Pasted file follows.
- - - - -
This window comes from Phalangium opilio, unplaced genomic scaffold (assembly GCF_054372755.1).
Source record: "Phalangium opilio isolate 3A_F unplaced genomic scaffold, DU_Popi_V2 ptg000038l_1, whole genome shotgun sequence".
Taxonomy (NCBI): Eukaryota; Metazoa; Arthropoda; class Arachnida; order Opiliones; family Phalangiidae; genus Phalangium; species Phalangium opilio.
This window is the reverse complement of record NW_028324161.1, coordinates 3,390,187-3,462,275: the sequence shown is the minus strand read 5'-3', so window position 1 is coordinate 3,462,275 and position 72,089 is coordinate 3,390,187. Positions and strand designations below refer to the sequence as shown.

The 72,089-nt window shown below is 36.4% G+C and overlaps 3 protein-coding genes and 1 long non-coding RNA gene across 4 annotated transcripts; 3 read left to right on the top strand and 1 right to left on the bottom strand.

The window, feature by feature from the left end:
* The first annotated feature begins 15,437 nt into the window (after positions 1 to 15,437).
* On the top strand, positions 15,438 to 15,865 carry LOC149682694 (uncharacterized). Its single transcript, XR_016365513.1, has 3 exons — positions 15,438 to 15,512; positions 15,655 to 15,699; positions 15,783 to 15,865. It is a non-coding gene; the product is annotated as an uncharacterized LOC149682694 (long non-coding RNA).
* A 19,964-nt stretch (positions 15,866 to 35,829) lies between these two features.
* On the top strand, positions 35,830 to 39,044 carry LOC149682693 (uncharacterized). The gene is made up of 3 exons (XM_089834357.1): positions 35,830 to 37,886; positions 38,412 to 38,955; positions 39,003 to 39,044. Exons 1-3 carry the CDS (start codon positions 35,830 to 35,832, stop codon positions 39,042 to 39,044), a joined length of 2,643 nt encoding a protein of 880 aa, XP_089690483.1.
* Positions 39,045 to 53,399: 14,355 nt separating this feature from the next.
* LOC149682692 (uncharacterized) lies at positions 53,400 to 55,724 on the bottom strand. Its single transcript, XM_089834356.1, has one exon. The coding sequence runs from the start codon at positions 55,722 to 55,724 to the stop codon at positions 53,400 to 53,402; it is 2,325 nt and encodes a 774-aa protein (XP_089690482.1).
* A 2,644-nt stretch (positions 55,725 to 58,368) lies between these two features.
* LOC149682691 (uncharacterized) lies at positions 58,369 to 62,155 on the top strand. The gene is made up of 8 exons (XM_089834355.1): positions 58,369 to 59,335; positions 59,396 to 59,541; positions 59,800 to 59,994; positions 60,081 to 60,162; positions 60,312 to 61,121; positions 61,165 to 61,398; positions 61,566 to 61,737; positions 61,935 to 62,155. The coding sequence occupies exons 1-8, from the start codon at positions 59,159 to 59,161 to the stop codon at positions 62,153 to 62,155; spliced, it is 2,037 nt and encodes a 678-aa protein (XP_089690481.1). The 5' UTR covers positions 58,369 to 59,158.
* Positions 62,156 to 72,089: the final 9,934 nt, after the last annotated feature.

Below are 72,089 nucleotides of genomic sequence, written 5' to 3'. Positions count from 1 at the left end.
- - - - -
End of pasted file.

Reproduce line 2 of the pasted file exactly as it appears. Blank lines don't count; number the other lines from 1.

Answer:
Source record: "Phalangium opilio isolate 3A_F unplaced genomic scaffold, DU_Popi_V2 ptg000038l_1, whole genome shotgun sequence".